New Dodge Dart compact has Alfa Romeo DNA

Dodge Dart, the name of a popular midsize car in the 1970s, has been resurrected as a rakish compact with some Italian flavoring. The 2013 Dart, introduced today at the North American International Auto Show in Detroit, shares some mechanical underpinnings with the well-regarded Alfa Romeo Giulietta. Both Chrysler and Alfa are owned by Fiat.

Chrysler is going for competitive pricing for the Dart. At the introduction, executives said the new Dart will start at $15,995. That is lower than the Chevrolet Cruze, Ford Focus and Hyundai Elantra,winner of the 2012 North American Car of the Year award.

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In another angle that will be competitive with those cars, the Dart has been certified for ratings of 40 MPG in highway driving. Satisfying that goal also triggered a clause that allowed Fiat to get an additional 5% of Chrysler stock from the U.S. government, which owned stock since the 2008 bailout. Executives have not yet said whether all versions of the Dart will get that 40 MPG highway figure, like the Elantra, or only a special economy model.

Chrysler had announced the Dart previously but had only shown teasing glimpses of parts of the body. The Dart will be built at Chrysler's plant in Belvidere, Ill.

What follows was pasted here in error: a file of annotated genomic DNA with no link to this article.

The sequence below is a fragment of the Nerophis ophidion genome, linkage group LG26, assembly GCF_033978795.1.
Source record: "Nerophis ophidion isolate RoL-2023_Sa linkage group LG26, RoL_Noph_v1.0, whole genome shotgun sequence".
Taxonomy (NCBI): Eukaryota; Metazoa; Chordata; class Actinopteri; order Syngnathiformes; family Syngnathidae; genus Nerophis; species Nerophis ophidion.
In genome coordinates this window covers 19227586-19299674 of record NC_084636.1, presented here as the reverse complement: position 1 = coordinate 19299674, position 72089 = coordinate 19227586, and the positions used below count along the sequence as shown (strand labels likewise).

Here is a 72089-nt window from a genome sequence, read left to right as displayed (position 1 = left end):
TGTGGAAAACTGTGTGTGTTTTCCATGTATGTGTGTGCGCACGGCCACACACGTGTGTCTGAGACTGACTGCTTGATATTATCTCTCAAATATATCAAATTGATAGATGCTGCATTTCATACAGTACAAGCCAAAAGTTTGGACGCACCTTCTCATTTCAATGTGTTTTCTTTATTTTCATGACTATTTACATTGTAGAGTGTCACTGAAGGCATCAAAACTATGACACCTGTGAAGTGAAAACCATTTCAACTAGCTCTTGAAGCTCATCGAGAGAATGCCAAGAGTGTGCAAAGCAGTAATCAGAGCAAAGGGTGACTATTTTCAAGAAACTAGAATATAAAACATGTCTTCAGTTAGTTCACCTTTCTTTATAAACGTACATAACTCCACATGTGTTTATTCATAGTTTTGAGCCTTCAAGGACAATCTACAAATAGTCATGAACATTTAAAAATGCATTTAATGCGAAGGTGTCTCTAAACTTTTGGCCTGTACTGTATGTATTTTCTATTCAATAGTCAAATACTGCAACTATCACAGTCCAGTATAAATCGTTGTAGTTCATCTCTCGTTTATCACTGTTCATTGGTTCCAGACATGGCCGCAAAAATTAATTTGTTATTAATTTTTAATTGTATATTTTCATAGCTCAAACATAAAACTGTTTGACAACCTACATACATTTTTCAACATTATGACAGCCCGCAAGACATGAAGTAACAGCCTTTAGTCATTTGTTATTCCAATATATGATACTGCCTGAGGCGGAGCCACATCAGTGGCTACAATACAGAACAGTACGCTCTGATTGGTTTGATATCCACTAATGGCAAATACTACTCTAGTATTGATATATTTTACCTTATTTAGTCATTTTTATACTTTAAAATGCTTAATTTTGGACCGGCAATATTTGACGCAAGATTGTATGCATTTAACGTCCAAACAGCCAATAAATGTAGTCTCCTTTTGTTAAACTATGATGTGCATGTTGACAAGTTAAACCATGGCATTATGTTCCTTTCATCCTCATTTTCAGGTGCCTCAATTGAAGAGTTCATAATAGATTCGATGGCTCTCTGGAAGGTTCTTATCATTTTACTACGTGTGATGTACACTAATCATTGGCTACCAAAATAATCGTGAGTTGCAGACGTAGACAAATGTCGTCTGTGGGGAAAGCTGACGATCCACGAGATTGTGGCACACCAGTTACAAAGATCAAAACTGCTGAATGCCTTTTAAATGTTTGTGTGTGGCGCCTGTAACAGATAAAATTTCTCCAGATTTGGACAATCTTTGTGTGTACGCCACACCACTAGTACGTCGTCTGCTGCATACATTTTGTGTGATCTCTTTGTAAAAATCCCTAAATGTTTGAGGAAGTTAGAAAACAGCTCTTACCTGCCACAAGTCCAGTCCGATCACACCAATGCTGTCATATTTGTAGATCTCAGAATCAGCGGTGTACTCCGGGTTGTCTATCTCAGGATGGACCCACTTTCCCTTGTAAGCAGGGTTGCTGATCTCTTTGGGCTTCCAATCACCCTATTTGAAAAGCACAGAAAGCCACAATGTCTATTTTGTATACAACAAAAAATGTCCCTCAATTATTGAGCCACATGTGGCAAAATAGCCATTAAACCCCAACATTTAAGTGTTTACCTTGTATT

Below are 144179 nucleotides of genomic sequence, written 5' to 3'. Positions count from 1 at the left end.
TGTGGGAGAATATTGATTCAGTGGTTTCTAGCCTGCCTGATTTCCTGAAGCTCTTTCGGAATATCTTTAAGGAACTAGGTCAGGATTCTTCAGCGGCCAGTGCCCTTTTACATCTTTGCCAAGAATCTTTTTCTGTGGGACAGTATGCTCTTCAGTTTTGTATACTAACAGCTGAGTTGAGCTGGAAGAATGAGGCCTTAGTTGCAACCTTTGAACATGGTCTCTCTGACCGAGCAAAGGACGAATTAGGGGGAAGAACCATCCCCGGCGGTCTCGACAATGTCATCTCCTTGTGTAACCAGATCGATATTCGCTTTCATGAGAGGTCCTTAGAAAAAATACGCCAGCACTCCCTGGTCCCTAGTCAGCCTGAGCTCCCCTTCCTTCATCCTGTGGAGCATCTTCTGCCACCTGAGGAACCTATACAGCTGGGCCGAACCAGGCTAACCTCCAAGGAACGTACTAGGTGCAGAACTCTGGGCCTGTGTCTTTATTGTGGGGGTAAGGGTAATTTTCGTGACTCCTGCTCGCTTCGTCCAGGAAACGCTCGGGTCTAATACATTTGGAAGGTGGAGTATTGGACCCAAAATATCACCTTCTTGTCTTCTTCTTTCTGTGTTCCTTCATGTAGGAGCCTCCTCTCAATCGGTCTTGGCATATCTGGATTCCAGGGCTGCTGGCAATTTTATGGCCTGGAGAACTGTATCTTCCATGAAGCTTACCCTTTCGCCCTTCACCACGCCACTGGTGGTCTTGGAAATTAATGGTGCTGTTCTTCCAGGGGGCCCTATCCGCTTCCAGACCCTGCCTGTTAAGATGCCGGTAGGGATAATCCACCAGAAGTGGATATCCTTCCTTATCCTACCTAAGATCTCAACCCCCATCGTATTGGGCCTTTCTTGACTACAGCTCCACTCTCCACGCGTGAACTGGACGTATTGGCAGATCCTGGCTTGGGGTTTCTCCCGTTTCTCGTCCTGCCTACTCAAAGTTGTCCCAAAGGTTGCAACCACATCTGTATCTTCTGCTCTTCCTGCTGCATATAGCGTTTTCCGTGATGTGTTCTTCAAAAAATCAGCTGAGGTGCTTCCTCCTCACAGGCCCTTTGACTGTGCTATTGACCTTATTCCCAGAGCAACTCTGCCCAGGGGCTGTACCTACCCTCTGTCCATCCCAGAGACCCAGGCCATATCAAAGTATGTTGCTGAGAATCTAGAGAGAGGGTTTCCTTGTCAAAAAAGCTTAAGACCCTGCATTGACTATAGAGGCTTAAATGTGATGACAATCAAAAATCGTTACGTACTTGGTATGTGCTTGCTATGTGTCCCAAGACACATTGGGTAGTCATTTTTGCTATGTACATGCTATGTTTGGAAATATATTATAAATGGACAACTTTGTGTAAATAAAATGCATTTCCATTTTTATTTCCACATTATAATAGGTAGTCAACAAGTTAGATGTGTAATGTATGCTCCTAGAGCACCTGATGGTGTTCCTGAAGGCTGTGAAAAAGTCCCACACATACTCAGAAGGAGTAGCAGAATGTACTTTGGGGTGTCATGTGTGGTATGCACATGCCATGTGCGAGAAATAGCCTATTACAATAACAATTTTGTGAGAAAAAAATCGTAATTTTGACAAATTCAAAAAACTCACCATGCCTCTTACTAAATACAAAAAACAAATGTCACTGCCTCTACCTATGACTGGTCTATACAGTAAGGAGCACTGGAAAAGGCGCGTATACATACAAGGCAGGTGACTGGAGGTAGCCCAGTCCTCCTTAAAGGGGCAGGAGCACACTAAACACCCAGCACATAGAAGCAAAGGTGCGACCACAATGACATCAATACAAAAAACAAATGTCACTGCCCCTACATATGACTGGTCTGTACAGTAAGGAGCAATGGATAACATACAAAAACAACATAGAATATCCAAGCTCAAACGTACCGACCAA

In developing the Dart, Chrysler took the Giulietta platform and made it longer and wider to satisfy American taste for roomier cars. The striking design features a raked high-rear, low-front-end look with wheels set fully out on the corners.

The Dart will come with three engine choices: A 160-horsepower, 2.0 liter four-cylinder, a 184-horsepower 2.4-liter four and a turbocharged 1.4-liter, 160 horsepower version. The Dart replaces the mundane Dodge Caliber, whose departure is unlikely to be lamented.

New small sedan from Cadillac

In another introduction today at the Detroit show, General Motors revealed its new Cadillac ATS small sedan model.

The rear-wheel drive entry-level Cadillac is tuned for driving performance and is aimed at competing with the smaller models of European sports sedans like the BMW 3 Series. Cadillac says its MacPherson strut suspension, electric steering and high-powered brakes will make it a worthy competitor. Cadillac projects the ATS will be rated for 30 MPG in highway driving.

Cadillac has not yet announced pricing, but the BWW 3 Series starts at about $37,500.

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    Jerry Edgerton, author of Car Shopping Made Easy, has been covering the car beat since Detroit companies dominated the U.S. market. The former car columnist for Money magazine and Washington correspondent for Business Week, Edgerton specializes in finding the best deals on wheels and offering advice on making your car last.